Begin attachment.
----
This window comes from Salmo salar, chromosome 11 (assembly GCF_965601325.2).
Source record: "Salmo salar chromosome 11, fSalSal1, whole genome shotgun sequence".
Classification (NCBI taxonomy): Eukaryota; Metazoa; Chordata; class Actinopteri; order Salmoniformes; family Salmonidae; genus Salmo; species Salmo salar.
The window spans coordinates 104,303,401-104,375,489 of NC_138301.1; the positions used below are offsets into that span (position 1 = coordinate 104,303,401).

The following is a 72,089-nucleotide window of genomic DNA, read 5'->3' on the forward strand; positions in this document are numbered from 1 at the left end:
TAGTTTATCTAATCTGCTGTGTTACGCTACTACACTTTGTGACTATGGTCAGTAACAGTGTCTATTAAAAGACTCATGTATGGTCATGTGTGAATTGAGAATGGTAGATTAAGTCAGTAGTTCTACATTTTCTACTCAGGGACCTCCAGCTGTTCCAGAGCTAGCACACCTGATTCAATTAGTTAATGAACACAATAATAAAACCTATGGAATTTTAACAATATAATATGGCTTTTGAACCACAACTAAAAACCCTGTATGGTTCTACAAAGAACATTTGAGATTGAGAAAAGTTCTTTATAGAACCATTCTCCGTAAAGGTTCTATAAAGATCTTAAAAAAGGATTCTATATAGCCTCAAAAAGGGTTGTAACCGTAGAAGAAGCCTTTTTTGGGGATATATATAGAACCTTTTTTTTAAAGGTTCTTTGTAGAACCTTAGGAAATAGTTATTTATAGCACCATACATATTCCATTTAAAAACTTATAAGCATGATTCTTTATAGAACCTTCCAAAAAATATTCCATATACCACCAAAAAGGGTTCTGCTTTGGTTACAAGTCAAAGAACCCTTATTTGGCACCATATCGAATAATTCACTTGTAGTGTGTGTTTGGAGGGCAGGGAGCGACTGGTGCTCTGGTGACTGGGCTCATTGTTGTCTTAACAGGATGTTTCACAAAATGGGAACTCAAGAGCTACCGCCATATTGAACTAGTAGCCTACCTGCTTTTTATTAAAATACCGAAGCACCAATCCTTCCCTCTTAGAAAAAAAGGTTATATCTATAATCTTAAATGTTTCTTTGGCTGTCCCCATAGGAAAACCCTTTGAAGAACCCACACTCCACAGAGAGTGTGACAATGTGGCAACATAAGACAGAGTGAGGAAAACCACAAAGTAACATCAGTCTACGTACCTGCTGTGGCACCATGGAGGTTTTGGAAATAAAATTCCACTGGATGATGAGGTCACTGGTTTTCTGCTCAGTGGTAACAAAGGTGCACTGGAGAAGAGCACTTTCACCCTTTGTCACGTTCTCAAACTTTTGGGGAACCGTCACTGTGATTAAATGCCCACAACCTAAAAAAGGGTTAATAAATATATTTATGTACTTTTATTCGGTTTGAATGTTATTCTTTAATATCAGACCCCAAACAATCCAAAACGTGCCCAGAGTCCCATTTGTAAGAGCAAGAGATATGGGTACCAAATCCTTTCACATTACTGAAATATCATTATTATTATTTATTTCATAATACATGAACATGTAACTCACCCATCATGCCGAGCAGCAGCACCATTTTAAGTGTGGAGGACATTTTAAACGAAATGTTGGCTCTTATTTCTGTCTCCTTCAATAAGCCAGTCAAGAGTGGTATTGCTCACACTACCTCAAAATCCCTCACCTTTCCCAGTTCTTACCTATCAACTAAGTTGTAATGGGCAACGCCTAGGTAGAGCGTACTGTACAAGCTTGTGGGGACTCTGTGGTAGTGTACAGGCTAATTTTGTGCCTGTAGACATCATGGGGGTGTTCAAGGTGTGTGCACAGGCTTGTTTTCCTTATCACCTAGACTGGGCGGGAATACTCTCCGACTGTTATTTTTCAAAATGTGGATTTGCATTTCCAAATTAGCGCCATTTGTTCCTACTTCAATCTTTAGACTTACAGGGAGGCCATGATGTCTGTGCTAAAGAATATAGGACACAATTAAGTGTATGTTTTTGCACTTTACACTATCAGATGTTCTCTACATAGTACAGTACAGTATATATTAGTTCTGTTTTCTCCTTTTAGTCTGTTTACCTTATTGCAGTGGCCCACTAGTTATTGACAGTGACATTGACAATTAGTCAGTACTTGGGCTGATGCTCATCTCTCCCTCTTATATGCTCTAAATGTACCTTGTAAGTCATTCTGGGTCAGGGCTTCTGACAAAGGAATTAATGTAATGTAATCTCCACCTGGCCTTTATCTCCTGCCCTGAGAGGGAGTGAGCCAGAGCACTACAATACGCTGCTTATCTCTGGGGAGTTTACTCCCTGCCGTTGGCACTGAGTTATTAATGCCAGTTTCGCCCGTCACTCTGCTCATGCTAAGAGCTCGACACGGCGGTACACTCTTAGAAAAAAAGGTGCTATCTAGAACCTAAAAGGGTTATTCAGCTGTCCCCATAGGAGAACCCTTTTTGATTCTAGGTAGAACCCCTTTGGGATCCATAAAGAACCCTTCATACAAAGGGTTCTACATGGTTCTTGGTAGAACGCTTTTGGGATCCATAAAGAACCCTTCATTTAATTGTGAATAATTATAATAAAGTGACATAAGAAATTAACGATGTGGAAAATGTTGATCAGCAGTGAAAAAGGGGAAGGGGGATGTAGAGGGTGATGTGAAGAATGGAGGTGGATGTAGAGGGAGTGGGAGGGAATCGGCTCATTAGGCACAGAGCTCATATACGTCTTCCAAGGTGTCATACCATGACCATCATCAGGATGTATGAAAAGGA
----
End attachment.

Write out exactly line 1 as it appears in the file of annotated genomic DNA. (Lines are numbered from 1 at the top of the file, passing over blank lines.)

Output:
This window comes from Salmo salar, chromosome 11 (assembly GCF_965601325.2).